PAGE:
# Timescale

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 December 22, 2006, 00:26 Timescale #1 Luke Guest   Posts: n/a Can someone please explain to me the use of a timescale in CFX for steady state problems..... Is'nt a timestep needed only to solve transient problems? What is the significance of this timestep in steady state problems....? Thanks in advance

 December 22, 2006, 08:16 Re: Timescale #2 Phil Guest   Posts: n/a The physical timestep is a means of underrelaxing the solution in a physically meaningful way as it iterates toward the steady solution.

 December 24, 2006, 09:48 Re: Timescale #3 Omer Guest   Posts: n/a In simple words. When we give inlet conditions and outlet conditions, they are only at the boundaries. so the rest of the domain is empty so to speak at time zero. So the solution has to progress in time no matter what, even if it has to go to steady state solution. The Steady state itself , means the variations with time becomes zero (almost), but it is not neccesarily at a physical time zero.

 December 26, 2006, 08:35 Re: Timescale #4 aero Guest   Posts: n/a Hi, i think, this concept is covered in tutorials. Time scale can be given by distance travel/inlet velocity. check the tutorial of Static Mixer for more details. bye aero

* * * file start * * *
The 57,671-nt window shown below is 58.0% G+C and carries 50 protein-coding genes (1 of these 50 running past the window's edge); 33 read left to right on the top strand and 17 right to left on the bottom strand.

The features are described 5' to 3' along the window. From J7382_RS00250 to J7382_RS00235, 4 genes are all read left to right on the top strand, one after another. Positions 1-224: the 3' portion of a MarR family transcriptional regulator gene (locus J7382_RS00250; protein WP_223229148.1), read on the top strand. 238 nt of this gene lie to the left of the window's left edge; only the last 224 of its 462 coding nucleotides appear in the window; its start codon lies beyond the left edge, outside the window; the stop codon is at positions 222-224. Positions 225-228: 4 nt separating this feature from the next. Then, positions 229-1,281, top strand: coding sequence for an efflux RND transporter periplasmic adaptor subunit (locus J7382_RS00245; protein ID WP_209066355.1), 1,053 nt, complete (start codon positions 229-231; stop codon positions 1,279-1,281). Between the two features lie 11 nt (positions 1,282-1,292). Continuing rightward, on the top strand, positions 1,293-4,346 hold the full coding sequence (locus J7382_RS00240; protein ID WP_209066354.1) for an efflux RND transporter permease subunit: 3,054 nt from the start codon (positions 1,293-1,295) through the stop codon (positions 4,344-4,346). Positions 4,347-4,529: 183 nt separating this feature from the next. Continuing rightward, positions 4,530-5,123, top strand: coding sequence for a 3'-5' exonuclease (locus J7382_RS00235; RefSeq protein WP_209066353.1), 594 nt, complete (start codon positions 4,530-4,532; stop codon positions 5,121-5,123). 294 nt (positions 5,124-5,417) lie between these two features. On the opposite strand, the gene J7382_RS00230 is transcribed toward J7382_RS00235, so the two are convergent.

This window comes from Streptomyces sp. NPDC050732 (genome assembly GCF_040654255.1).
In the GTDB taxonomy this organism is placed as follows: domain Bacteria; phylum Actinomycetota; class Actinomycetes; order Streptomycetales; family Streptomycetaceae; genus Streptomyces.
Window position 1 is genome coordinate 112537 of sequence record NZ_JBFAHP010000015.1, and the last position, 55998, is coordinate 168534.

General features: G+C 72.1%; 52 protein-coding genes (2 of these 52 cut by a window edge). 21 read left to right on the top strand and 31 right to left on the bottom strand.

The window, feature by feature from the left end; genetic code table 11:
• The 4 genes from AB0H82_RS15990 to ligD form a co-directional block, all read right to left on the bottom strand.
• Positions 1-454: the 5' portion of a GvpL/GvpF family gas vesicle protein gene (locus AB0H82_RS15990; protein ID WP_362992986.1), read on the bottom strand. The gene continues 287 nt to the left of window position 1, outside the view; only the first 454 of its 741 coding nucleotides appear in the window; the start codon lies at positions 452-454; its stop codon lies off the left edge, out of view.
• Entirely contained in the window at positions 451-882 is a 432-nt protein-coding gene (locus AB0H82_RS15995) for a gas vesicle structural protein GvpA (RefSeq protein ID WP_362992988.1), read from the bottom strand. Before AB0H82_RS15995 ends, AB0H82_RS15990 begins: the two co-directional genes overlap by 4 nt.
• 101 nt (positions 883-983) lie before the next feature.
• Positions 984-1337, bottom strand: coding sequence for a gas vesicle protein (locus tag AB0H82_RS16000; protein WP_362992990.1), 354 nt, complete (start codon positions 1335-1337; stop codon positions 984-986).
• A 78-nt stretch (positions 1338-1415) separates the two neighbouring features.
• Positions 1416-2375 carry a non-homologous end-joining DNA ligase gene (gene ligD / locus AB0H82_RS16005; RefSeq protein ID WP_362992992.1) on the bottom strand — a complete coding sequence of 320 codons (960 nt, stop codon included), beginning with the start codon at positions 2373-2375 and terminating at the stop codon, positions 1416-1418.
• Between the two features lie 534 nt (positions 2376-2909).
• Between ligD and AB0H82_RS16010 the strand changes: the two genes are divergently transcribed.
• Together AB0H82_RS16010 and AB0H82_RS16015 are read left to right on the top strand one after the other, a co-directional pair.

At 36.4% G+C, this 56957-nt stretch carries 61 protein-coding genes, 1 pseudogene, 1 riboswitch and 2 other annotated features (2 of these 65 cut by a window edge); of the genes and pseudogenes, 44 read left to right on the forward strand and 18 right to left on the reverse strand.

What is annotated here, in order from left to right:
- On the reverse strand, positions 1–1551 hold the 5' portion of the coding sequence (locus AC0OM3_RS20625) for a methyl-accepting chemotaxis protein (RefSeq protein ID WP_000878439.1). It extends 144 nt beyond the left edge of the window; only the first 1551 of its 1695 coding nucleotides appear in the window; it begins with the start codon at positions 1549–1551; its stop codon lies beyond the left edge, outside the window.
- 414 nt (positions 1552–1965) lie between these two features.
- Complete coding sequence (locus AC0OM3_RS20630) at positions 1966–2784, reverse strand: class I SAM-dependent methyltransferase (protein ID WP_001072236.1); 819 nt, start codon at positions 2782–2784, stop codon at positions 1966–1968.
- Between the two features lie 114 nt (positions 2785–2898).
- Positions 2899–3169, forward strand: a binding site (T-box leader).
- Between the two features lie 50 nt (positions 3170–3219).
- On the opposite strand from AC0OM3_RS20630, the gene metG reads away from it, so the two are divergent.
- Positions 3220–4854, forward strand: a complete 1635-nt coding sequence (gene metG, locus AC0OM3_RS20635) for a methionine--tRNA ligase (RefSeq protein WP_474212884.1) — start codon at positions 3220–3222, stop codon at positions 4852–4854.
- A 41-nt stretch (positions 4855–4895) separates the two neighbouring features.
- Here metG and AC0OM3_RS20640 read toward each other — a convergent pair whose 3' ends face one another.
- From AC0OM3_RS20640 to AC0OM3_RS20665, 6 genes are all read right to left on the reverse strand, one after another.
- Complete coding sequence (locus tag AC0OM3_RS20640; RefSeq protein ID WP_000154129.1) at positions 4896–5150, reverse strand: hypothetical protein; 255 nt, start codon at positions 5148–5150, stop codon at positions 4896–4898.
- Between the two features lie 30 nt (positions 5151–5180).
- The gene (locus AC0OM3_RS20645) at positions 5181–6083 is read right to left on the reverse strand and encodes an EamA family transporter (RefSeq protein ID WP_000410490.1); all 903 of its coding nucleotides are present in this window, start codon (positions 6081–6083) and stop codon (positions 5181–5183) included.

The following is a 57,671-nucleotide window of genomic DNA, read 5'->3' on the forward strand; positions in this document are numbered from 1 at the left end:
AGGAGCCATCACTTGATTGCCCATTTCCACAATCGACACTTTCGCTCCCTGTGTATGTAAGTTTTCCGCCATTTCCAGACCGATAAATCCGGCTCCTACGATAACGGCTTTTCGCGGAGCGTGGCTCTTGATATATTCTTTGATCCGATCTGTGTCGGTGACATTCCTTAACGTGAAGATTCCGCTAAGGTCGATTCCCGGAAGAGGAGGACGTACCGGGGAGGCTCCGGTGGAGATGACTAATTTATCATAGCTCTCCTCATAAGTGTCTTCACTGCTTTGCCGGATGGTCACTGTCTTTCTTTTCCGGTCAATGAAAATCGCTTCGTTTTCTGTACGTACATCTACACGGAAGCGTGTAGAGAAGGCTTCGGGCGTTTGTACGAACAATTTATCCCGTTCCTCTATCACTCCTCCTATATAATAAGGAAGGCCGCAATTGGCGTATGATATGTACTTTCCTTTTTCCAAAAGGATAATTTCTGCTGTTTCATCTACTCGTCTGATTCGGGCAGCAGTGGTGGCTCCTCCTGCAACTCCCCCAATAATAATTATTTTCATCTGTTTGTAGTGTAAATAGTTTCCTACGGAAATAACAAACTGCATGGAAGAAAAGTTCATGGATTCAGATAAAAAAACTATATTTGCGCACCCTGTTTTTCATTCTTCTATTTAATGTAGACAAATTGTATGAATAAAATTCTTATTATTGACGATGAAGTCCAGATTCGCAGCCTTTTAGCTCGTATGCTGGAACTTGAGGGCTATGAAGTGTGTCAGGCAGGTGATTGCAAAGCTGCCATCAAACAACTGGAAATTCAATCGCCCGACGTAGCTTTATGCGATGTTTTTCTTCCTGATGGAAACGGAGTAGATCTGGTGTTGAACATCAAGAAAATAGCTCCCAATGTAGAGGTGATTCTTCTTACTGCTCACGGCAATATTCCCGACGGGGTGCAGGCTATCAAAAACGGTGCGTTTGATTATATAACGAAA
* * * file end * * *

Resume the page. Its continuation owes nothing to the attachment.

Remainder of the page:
December 30, 2006, 14:49 Re: Timescale #5 Bak_Flow Guest   Posts: n/a Hi Luke, there is a nice non-commercial CFD explaination of this in Versteeg and Malalasekera's book an Introduction to Computational Fluid Dynamics, 8.8 They show nicely how under-relaxation and pseudo-transient advance to steady state have a very close relation. They give the formula. ... either believe me or refer to the book. "This formula shows that it is possible to achieve the effects of under-relaxed iterative steady state calculations from a given initial field by means of a pseudo-transient computation starting from the same initial field by taking a step size that is given by eq 8.48....The pseudo-transient approach is useful for situatyions in which goveringinewuqations gives rise to stability problems eq buoyand flows, highly swirling flows and compressible flows with shocks." It has been my experience as well that what I will call "hard to solve problems" converge more reliably and faster with this method. Unfortuntatly, some problems have a wide range of time scales and are not well suited to this method as there is some stability limit governed by the smallest time scale in the problem which prevents using a large time step. Best Regards, Bak_Flow

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